Reforming the Gaming Industry

Chapter 22 in The Future of Tech is Female: How to Achieve Gender Diversity (NYU Press 2018)

U. of Pittsburgh Legal Studies Research Paper No. 2018-19

13 Pages Posted: 23 Jul 2018 Last revised: 26 Jul 2018

See all articles by Douglas M. Branson

Douglas M. Branson

University of Pittsburgh - School of Law (Emeritus)

Date Written: July 12, 2018


Our nation’s most cutting edge industry, information technology (IT), has the poorest record in promoting women to high-level management positions, ranking last on the “boo list.” This book -- The Future of Tech is Female: How to Achieve Gender Diversity -- documents that phenomenon, using it as a starting point for an analysis of women’s role in executive positions and corporate governance generally. Thereafter the book departs greatly from all the previous literature that puts the onus on women and women alone (get a mentor, network, do more STEM, lean in). The time has long since passed when the finger should be pointed at corporations and industries that historically confine themselves to words alone and expression of noble sentiments. Multiple chapters of the book then follow with analysis of devices and conventions many countries and corporations within them have utilized in seeking to promote women to directorships and to senior management roles. Those devices include quota laws, certificate and pledge programs, formalized mentoring, mentoring combined with sponsorship, comply or explain requirements, re-directed STEM emphasis and programs, mandated disclosure, expanded (or truncated) guest worker (H-1B visa) use, mandated disclosure, and mandates for structured searches. In final Chapters 22 and 23, the book concludes by pointing out the urgent need to reform attitudes toward women in one particular IT branch, namely, the video and computer gaming field, the field that acts as a gateway to many STEM futures. Most emphatically, the book approaches the subject from the standpoint of what the industry and companies can do, as opposed to the “how to” and advice books that dominate the dialogue.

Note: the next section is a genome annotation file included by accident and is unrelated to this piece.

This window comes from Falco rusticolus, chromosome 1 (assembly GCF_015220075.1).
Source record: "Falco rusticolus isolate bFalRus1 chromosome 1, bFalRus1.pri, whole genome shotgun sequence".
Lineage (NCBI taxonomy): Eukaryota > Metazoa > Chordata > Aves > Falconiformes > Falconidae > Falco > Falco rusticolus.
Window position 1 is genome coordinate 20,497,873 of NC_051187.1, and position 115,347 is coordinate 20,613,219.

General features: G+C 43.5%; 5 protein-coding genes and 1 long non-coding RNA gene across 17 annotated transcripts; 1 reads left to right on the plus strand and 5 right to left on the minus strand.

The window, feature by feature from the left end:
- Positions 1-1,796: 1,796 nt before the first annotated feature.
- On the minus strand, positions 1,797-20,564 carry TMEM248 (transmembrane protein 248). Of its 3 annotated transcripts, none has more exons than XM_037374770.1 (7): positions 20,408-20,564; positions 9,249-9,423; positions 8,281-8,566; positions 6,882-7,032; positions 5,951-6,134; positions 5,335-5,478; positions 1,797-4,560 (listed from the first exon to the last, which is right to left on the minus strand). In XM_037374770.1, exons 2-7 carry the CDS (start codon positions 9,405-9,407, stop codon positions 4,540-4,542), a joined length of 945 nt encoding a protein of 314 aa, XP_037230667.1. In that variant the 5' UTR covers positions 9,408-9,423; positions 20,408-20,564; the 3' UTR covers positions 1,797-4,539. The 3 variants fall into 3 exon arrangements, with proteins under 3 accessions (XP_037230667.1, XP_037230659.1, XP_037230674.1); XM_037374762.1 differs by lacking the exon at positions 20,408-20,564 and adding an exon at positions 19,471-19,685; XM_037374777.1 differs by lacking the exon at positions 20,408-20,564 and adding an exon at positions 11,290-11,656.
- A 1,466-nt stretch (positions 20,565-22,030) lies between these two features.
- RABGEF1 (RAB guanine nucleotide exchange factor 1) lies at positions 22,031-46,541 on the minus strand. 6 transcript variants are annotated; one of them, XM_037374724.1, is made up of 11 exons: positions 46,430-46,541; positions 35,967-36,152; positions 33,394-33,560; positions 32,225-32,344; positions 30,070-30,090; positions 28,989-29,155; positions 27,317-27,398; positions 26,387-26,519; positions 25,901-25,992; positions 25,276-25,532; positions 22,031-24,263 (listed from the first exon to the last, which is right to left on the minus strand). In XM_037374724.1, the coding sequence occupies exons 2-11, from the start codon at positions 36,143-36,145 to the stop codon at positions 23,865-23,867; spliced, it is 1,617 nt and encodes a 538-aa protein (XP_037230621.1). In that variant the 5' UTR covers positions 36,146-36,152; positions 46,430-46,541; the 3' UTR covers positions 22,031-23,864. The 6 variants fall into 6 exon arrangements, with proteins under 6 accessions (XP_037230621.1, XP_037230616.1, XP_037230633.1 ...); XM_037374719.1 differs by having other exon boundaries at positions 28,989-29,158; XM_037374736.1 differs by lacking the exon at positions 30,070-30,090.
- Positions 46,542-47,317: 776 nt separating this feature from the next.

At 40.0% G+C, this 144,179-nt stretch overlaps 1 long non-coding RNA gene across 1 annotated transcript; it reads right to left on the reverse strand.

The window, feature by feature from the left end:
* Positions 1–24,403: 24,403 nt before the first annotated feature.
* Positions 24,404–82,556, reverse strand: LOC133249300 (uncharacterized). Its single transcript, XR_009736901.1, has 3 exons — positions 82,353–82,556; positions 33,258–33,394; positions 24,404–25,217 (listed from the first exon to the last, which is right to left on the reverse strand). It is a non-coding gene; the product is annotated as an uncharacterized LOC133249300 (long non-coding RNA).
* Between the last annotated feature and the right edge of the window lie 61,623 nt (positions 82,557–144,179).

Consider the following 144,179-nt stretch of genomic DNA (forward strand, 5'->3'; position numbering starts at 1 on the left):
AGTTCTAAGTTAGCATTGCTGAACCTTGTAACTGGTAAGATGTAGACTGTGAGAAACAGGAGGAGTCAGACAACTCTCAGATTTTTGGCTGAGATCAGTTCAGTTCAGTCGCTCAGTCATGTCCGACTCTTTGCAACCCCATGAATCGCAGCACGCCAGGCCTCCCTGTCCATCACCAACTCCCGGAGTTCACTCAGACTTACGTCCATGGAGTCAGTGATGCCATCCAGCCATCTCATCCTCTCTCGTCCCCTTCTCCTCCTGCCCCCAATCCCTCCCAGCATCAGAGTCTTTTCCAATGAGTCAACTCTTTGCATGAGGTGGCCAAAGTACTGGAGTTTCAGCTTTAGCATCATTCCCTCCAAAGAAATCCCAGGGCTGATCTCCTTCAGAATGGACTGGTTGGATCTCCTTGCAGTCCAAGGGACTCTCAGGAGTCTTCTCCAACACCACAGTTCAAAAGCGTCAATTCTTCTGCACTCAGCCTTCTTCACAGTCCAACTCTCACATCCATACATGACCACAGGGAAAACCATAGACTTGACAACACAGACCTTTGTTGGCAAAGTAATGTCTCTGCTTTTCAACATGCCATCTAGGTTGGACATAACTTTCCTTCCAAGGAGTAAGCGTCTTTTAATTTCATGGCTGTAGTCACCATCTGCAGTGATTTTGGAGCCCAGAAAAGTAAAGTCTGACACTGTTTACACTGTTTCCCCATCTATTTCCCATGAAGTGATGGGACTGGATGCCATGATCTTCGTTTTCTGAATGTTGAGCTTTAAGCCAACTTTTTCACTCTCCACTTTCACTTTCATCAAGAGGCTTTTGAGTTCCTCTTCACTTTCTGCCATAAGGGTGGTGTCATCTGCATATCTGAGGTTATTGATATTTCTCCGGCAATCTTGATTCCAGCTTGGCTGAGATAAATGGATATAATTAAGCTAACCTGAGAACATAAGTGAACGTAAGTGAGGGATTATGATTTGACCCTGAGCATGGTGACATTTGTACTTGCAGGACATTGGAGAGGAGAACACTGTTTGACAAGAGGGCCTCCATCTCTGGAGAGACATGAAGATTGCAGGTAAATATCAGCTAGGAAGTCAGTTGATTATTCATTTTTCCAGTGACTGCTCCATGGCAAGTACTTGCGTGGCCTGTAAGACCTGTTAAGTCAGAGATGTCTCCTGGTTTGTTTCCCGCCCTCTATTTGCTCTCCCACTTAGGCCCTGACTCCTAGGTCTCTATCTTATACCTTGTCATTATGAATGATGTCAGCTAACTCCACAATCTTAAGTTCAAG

Keywords: technology industry, gender diversity, gender equity, corporate governance, entertainment software industry, objectification of women in video games, violence against women, women as sex objects, gaming industry reform, chilling effect, women directors, markets, STEM programs

JEL Classification: G39, K22, L29, M14, M31, O39

Suggested Citation

Branson, Douglas, Reforming the Gaming Industry (July 12, 2018). Chapter 22 in The Future of Tech is Female: How to Achieve Gender Diversity (NYU Press 2018); U. of Pittsburgh Legal Studies Research Paper No. 2018-19. Available at SSRN:

Douglas Branson (Contact Author)

University of Pittsburgh - School of Law (Emeritus) ( email )

3900 Forbes Ave.
Pittsburgh, PA 15260
United States
412-624-3437 (Phone)

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